Is alcohol consumption a privilege for those above 21?
In the United States, on the day you turn eighteen, you spontaneously transform from a teenager into an adult. You get the right to vote, join the military, donate blood, rent/purchase a living space, get married without parental consent, smoke cigarettes, purchase a vehicle, get called for jury duty, and many others. The list of “adult things” that you can legally do is endless, but one element of adulthood that remains illegal at age eighteen is drinking alcohol. Citizens of the United States cannot legally consume alcohol until they turn twenty-one. We allow for eighteen year olds to fight for this country and vote for its government leaders, yet we continue to prohibit their right to consume alcohol. If eighteen is the age of so-called adulthood in the United States, then why is it that adults do not have the right to make their own decisions in regards to alcohol?
One of the most convincing claims used to justify the current legal drinking age is that it would be medically irresponsible to allow eighteen year olds to consume alcohol. Alcohol consumption interferes with early adult brain development and can lead to potential chronic problems, such as addiction or memory loss, yet smoking cigarettes, a legal right that eighteen year olds have, can lead to various respiratory diseases as well as lung, throat, and mouth cancers. We allow for eighteen year olds to harm their bodies with cigarettes, but restrict them from doing so with alcohol. Secondly, alcohol has been proven to cause less harm to the human body if consumed responsibly. In fact, it is commonly known that drinking small amounts of alcohol is actually beneficial to an individual. According to Mayoclinic, moderate consumption of alcohol reduces the risk of developing and dying from heart disease, while smoking cigarettes reduces one’s life expectancy.
Having the legal drinking age set at twenty-one has supposedly led to a decrease in drunk driving fatalities, yet research shows that the decrease in drunk driving fatalities within the total traffic fatalities does not correlate to the MLDA (Minimum Legal Drinking Age). Regardless of what the MLDA is, traffic accidents and fatalities are most common among newly-legal drinkers. Any increase in drunk driving traffic accidents in 18- to 20-year-olds would be offset by a decrease for those 21 and older. In reality, studies have shown that there are fewer drunk driving traffic fatalities in many countries with MLDA of 18.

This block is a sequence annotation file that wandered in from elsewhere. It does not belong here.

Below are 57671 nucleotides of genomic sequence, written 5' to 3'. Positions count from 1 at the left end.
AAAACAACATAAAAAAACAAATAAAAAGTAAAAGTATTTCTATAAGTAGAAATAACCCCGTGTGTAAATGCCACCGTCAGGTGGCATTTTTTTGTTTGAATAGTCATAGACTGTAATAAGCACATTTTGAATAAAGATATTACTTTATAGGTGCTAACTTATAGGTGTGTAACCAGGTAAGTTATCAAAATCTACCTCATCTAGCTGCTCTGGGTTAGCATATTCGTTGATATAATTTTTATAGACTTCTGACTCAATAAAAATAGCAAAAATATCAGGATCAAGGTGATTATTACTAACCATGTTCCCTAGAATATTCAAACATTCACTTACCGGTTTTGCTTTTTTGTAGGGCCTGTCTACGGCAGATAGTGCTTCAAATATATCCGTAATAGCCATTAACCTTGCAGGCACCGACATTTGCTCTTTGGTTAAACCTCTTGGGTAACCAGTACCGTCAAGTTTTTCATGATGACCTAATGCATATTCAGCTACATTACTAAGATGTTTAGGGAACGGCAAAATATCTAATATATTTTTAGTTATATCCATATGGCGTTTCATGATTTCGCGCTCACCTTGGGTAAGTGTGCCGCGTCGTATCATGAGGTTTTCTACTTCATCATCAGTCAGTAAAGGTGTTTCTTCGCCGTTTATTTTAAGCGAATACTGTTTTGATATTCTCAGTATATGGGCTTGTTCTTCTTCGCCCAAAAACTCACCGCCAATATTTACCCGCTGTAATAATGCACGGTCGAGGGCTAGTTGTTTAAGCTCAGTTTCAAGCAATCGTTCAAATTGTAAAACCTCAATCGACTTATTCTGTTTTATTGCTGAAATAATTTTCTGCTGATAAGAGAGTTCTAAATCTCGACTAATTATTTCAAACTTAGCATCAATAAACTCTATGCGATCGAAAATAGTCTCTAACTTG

The stigma against alcohol consumption at an age under twenty-one holds minimal leverage over tennagers who wish to drink alcohol. An MLDA of 21 is largely futile because the majority of teens continue to consume alcohol. According to the National Center on Addiction and Substance Abuse, underage drinking accounts for 17.5% ($22.5 billion) of consumer spending for alcohol in the United States. In 2006, 72.2% of twelfth graders reported drinking alcohol at some point in their lives. Promoting responsible drinking to eighteen year old adults would prove beneficial, and lowering the MLDA of 21 back to 18 would reduce the number of underage people who harm themselves from alcohol-related injuries as they do not seek medical attention due to the fear of legal consequences. The United States lawmakers should take a moment to consider whether or not alcohol consumption should become a right every adult has rather than a privilege granted to those at or above the age of twenty one. Adults 18 and over are expected to have the rights of any adult, so why do we bar our own adults from alcohol?